[Show abstract] [Hide abstract] ABSTRACT: National efforts have focused on improving adolescent substance use disorder (SUD) treatment outcomes, yet improvements remain modest. Because adolescents are noteworthy for heterogeneity in their clinical profiles, treatment might be enhanced by the identification of clinical subgroups for which interventions could be more effectively tailored. Some of these subgroups, such as those based on abstinence motivation, substance involvement, and psychiatric status are promising candidates. This study examined the unique predictive utility of adolescents' primary reason for alcohol and other drug use. Adolescent outpatients (N = 109; 27% female, aged 14-19) were assessed at treatment intake on their reason for substance use, as well as demographic, substance use, and clinical variables, and reassessed at 3, 6, and 12 months. Reason for use fell into two broad domains: using to enhance a positive state (positive reinforcement [PR]; 47% of youth) and using to cope with a negative state (negative reinforcement [NR]; 53% of youth). Compared with PR patients, NR patients were significantly more substance involved, reported more psychological distress, and had a more extensive treatment history. It is important to note that NR patients showed a significant treatment response, whereas PR patients showed no improvement. PR-NR status also uniquely predicted treatment response and outcome independent of a variety of other predictors, including abstinence motivation, self-efficacy, coping, and prior treatment. Adolescents' primary reason for substance use may provide unique clinical information that could inform treatment planning and patient-treatment matching. (PsycINFO Database Record (c) 2012 APA, all rights reserved).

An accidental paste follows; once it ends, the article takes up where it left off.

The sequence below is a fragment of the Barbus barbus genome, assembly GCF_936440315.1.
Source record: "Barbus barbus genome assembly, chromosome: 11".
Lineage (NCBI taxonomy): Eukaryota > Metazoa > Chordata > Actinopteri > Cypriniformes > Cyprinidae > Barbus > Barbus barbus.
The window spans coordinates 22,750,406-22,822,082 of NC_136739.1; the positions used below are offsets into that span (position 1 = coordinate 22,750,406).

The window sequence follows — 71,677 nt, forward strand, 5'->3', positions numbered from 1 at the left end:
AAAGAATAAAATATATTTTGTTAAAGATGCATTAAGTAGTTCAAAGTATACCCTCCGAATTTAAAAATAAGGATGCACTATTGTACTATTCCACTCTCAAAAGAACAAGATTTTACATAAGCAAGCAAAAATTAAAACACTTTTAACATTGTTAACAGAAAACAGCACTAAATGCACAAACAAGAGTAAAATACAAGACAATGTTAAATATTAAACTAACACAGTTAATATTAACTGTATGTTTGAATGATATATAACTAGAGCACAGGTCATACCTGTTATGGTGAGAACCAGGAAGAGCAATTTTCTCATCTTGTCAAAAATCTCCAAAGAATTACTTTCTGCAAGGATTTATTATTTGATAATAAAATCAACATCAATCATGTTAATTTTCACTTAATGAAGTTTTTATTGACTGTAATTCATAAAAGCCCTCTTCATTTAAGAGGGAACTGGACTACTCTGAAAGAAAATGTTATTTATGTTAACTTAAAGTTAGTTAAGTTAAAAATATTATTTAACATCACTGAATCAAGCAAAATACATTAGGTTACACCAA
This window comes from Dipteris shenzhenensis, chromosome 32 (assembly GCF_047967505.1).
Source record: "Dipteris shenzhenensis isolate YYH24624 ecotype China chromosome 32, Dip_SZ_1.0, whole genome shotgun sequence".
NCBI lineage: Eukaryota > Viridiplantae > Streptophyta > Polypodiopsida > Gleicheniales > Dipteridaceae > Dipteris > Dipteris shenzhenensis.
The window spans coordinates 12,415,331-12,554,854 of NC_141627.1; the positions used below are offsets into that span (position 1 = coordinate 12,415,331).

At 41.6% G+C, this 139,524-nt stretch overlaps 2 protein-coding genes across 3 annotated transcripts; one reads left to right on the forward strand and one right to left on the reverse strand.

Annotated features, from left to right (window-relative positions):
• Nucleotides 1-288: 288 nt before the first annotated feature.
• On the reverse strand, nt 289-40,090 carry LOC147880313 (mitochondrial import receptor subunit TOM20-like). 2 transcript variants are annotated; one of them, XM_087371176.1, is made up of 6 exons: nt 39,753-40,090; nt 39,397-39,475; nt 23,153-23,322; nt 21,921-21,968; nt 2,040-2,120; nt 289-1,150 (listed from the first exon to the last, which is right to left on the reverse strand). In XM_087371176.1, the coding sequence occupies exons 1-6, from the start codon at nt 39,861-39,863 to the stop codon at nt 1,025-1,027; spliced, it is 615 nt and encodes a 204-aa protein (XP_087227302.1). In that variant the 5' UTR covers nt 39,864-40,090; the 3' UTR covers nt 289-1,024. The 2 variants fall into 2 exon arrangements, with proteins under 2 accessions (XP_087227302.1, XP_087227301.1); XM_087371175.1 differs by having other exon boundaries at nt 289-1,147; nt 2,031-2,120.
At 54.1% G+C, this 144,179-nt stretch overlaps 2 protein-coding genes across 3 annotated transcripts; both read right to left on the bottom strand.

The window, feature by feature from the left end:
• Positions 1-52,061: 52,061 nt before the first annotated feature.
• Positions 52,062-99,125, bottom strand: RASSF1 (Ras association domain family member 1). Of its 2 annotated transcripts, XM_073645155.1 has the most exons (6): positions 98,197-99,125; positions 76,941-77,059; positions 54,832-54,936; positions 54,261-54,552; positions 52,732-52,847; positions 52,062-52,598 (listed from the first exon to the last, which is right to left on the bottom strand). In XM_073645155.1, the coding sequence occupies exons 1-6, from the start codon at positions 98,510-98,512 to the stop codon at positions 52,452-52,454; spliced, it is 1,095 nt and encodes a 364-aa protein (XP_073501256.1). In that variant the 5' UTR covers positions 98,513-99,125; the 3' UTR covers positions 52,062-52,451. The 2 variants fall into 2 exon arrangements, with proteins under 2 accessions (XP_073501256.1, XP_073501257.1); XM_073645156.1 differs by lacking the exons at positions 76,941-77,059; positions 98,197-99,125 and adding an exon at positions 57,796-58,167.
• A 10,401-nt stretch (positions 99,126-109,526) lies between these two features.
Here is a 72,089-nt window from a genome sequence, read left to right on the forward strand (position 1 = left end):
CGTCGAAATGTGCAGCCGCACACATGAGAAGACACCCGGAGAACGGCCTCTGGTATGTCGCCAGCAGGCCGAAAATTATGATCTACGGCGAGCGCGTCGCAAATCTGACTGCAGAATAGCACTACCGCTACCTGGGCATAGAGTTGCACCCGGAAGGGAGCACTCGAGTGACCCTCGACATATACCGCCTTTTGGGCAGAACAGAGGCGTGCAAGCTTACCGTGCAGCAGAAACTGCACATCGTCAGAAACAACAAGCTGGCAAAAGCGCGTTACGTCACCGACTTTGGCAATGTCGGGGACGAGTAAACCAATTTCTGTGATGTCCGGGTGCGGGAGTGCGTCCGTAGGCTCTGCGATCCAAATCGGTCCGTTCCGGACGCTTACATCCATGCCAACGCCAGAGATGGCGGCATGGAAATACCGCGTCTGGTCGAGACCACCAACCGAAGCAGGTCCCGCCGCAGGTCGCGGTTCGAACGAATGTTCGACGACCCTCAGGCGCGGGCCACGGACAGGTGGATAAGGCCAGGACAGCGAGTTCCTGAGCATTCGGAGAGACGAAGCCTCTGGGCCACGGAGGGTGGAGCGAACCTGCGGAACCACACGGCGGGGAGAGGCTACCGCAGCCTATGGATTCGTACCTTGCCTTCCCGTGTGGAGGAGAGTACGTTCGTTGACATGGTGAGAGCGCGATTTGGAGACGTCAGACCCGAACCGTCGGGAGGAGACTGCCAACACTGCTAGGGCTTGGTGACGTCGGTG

Full-text · Article · Dec 2012 · Psychology of Addictive Behaviors
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    • "The dominant clusters of relapse precursors found here suggest that for adolescents, social situational precursors dominate regardless of intrapersonal states (either positive, as in the Positive/Social class, or negative, as in the Aversive-Social class). This is consistent with developmentally focused models of substance use of adolescents and young adults, which suggest less discrimination among youth compared to adults and multiple or cumulative relapse determinants such as temptation and stress (Anderson, Ramo, & Brown, 2006; Christiansen, Goldman, & Brown, 1985). Clinicians should highlight social influence as one of the most high risk situations for all youth, and implement cognitive and behavioral strategies to help youth avoid and manage these situations (e.g., emphasize importance of non-using friends, strategies to remove oneself from unexpected situations of temptations, and to increase accuracy of risk assessments;). "
    [Show abstract] [Hide abstract] ABSTRACT: Substance use disorders are chronically relapsing conditions, and there is a need to evaluate whether relapse precursors are consistent across multiple relapses. We identified latent groups of relapse characteristics over time in adolescents with alcohol and substance use disorders following an inpatient treatment episode. Youth (N = 124, mean age = 16 years, 56% male, 60% Caucasian) were interviewed while in treatment and biannually during the first year after treatment to gather contextual information about first and second relapse episodes. We identified two latent classes of relapse precursors labeled aversive-social (41% at initial relapse, 57% at subsequent relapse) and positive-social (59% at initial relapse, 43% at subsequent relapse). Classes were stable in structure over time; however, only 61% of those assigned to aversive-social and 39% assigned to positive-social classes at initial relapse remained there for the subsequent relapse. Findings highlight the dynamic nature of relapse for youth and have important clinical implications.
    Full-text · Article · Nov 2011 · Journal of substance abuse treatment